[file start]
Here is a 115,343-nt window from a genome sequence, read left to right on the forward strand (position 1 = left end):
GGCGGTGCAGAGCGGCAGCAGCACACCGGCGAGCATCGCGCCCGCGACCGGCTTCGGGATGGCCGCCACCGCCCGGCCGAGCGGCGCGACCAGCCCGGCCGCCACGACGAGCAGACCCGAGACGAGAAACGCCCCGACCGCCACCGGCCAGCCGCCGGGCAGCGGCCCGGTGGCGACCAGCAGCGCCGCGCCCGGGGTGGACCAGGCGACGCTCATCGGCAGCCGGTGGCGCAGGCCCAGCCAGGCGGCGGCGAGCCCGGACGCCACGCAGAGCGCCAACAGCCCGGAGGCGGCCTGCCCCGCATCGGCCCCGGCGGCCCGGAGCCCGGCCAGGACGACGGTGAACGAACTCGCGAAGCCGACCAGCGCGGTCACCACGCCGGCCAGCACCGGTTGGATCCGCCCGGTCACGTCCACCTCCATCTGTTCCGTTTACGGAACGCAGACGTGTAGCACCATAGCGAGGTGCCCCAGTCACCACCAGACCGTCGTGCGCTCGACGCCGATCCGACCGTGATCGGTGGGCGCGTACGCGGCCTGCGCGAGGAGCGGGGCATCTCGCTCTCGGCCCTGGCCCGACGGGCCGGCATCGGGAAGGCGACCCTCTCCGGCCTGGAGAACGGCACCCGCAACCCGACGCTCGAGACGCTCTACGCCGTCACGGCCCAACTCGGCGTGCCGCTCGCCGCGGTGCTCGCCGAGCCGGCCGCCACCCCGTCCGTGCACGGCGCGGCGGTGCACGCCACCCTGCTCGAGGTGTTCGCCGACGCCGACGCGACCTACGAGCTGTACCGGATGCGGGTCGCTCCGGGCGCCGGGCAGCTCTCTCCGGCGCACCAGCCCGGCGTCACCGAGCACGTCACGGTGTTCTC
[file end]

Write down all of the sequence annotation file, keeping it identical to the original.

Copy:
Here is a 115,343-nt window from a genome sequence, read left to right on the forward strand (position 1 = left end):
GGCGGTGCAGAGCGGCAGCAGCACACCGGCGAGCATCGCGCCCGCGACCGGCTTCGGGATGGCCGCCACCGCCCGGCCGAGCGGCGCGACCAGCCCGGCCGCCACGACGAGCAGACCCGAGACGAGAAACGCCCCGACCGCCACCGGCCAGCCGCCGGGCAGCGGCCCGGTGGCGACCAGCAGCGCCGCGCCCGGGGTGGACCAGGCGACGCTCATCGGCAGCCGGTGGCGCAGGCCCAGCCAGGCGGCGGCGAGCCCGGACGCCACGCAGAGCGCCAACAGCCCGGAGGCGGCCTGCCCCGCATCGGCCCCGGCGGCCCGGAGCCCGGCCAGGACGACGGTGAACGAACTCGCGAAGCCGACCAGCGCGGTCACCACGCCGGCCAGCACCGGTTGGATCCGCCCGGTCACGTCCACCTCCATCTGTTCCGTTTACGGAACGCAGACGTGTAGCACCATAGCGAGGTGCCCCAGTCACCACCAGACCGTCGTGCGCTCGACGCCGATCCGACCGTGATCGGTGGGCGCGTACGCGGCCTGCGCGAGGAGCGGGGCATCTCGCTCTCGGCCCTGGCCCGACGGGCCGGCATCGGGAAGGCGACCCTCTCCGGCCTGGAGAACGGCACCCGCAACCCGACGCTCGAGACGCTCTACGCCGTCACGGCCCAACTCGGCGTGCCGCTCGCCGCGGTGCTCGCCGAGCCGGCCGCCACCCCGTCCGTGCACGGCGCGGCGGTGCACGCCACCCTGCTCGAGGTGTTCGCCGACGCCGACGCGACCTACGAGCTGTACCGGATGCGGGTCGCTCCGGGCGCCGGGCAGCTCTCTCCGGCGCACCAGCCCGGCGTCACCGAGCACGTCACGGTGTTCTC